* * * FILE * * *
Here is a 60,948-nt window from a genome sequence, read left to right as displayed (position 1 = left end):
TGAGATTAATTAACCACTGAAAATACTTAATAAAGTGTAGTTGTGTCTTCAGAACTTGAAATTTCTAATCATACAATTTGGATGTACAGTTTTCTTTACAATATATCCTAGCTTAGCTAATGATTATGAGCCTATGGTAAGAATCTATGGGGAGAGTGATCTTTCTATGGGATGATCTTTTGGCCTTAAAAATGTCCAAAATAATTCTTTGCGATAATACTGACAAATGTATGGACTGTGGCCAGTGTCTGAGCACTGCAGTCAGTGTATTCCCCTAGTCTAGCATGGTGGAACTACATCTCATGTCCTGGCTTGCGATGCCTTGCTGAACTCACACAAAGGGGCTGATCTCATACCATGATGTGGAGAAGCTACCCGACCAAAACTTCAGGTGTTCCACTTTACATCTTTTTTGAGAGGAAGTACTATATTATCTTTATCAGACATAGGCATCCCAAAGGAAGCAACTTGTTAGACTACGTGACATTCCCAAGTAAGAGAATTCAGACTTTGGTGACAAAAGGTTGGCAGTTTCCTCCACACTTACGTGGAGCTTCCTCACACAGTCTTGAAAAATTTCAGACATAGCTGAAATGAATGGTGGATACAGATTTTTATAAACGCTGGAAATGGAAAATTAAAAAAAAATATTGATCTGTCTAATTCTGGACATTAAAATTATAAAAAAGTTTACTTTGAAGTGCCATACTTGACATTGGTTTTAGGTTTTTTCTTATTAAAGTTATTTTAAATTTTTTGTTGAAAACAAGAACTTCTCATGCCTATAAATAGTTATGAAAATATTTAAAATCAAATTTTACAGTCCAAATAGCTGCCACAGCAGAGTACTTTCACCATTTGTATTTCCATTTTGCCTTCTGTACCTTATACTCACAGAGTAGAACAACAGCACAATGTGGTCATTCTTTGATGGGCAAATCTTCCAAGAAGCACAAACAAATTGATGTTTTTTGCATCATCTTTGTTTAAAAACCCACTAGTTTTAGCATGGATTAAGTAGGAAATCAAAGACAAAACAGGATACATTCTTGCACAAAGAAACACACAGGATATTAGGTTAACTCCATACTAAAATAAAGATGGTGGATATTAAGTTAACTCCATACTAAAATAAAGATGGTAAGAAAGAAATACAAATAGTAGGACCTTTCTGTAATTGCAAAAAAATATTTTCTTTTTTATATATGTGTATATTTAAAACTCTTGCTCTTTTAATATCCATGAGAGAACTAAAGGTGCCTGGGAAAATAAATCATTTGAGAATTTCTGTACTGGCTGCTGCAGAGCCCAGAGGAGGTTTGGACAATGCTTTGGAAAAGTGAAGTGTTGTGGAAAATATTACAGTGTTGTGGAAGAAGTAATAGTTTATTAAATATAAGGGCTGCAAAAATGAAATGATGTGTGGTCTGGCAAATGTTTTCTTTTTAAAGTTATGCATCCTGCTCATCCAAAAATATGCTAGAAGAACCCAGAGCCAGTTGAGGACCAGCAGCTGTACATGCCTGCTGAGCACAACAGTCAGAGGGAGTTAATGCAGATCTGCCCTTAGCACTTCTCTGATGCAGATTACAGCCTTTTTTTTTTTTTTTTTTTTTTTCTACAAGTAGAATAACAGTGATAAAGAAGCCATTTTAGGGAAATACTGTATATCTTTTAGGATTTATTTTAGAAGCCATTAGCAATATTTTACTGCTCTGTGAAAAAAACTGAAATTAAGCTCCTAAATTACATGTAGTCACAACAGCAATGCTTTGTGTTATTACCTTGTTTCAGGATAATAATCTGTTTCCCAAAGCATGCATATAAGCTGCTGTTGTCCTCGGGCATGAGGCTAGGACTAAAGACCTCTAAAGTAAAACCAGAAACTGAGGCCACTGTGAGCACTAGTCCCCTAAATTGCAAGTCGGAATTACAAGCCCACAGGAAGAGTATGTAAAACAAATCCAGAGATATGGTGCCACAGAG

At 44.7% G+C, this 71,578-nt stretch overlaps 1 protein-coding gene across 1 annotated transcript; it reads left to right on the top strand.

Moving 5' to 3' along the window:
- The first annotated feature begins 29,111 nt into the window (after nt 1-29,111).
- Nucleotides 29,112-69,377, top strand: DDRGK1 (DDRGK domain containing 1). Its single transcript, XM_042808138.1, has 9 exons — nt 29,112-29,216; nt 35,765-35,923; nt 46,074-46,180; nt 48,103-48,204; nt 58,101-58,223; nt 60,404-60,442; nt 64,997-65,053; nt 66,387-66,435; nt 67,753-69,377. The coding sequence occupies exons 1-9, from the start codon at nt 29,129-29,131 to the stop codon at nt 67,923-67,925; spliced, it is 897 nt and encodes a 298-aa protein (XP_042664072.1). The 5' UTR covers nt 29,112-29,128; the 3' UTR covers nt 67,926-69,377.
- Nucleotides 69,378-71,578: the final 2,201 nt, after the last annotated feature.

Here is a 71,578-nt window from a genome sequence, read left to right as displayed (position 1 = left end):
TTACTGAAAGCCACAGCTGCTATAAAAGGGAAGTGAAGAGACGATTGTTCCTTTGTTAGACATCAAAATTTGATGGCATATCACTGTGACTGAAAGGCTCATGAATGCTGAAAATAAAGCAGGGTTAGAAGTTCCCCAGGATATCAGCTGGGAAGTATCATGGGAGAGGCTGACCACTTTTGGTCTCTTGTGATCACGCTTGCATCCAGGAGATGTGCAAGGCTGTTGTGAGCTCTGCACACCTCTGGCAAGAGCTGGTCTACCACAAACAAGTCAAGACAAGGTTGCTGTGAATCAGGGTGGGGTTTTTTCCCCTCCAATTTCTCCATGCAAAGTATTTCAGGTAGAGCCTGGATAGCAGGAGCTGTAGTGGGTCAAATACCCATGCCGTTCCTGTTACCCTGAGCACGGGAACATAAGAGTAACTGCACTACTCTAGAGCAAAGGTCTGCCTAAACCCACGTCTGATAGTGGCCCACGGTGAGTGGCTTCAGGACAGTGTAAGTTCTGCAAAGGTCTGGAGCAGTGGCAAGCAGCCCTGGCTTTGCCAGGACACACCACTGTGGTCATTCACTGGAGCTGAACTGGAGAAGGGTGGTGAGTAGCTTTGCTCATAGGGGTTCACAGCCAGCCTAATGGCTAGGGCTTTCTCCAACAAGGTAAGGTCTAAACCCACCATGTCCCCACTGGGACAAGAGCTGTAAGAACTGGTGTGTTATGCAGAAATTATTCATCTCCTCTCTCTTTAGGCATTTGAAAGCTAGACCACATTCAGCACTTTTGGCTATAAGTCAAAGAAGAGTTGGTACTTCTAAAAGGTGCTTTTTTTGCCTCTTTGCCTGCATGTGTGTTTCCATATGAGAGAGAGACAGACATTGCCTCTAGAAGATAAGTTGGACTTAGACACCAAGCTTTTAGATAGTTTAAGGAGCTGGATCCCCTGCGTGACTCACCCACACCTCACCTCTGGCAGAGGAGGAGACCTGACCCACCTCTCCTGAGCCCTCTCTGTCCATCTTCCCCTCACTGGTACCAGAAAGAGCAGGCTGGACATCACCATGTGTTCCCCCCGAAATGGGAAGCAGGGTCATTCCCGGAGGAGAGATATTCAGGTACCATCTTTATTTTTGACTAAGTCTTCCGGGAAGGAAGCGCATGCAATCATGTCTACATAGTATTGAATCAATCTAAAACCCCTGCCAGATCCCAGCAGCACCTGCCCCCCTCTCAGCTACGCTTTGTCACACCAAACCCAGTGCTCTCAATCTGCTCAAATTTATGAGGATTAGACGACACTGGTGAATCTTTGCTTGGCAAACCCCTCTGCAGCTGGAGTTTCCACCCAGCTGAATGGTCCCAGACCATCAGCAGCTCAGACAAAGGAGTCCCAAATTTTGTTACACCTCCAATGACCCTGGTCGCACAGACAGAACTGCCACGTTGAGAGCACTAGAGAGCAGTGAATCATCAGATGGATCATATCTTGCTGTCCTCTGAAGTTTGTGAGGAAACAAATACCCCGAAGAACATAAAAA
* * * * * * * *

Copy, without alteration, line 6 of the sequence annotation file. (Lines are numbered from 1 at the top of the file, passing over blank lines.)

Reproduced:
- Nucleotides 29,112-69,377, top strand: DDRGK1 (DDRGK domain containing 1). Its single transcript, XM_042808138.1, has 9 exons — nt 29,112-29,216; nt 35,765-35,923; nt 46,074-46,180; nt 48,103-48,204; nt 58,101-58,223; nt 60,404-60,442; nt 64,997-65,053; nt 66,387-66,435; nt 67,753-69,377. The coding sequence occupies exons 1-9, from the start codon at nt 29,129-29,131 to the stop codon at nt 67,923-67,925; spliced, it is 897 nt and encodes a 298-aa protein (XP_042664072.1). The 5' UTR covers nt 29,112-29,128; the 3' UTR covers nt 67,926-69,377.